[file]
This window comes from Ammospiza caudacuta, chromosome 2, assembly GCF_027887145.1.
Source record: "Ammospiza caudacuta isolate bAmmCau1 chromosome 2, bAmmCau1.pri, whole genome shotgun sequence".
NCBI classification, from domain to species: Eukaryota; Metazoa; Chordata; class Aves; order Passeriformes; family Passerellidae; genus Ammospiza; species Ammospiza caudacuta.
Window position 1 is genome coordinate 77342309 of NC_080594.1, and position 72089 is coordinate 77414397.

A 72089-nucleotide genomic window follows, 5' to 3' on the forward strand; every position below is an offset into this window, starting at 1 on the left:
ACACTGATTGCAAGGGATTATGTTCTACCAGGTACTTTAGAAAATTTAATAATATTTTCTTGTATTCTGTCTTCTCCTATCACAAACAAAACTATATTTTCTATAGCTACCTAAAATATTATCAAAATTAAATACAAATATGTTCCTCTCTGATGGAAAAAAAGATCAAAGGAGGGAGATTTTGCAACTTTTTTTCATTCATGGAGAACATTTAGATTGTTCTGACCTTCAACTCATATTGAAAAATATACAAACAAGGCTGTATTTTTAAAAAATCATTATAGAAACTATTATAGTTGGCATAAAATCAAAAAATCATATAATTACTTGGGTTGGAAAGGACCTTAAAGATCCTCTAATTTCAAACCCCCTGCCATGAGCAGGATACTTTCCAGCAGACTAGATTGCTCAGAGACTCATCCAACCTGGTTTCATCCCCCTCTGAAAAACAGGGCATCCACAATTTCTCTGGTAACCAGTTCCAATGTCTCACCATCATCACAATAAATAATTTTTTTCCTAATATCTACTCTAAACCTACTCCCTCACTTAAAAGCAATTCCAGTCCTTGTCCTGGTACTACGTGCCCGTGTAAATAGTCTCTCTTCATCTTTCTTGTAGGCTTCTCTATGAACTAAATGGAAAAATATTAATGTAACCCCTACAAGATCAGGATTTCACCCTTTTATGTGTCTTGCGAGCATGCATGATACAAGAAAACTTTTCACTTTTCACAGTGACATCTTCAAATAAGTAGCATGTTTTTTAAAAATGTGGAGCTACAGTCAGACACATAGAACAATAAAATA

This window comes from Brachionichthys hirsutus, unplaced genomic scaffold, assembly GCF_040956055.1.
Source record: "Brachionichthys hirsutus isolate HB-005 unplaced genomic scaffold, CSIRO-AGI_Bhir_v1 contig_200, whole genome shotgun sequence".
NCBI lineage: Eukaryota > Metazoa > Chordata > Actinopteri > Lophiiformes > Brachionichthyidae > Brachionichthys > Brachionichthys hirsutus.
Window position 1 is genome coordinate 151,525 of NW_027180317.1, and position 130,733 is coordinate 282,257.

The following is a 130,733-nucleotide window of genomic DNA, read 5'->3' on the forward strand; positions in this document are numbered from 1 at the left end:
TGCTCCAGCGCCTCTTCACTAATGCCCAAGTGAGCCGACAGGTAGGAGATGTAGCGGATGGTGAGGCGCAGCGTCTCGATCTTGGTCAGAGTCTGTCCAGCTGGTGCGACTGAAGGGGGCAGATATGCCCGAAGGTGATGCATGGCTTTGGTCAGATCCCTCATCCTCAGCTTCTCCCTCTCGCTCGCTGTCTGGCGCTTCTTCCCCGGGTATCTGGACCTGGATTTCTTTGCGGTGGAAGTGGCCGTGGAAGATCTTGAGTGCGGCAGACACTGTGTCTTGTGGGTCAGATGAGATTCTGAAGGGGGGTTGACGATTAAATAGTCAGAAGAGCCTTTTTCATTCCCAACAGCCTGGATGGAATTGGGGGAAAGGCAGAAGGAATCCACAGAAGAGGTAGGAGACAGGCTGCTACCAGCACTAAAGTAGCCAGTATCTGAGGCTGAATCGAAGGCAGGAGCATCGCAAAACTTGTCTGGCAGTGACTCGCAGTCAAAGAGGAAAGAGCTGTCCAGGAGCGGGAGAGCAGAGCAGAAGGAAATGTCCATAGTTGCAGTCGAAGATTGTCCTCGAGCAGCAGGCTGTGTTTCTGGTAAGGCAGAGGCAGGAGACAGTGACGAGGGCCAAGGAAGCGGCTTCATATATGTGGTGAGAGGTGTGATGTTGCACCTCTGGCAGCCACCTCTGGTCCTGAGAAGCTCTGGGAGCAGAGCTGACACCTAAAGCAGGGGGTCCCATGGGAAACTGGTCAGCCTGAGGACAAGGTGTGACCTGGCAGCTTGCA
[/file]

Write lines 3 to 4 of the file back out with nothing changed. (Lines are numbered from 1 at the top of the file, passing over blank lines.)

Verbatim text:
NCBI classification, from domain to species: Eukaryota; Metazoa; Chordata; class Aves; order Passeriformes; family Passerellidae; genus Ammospiza; species Ammospiza caudacuta.
Window position 1 is genome coordinate 77342309 of NC_080594.1, and position 72089 is coordinate 77414397.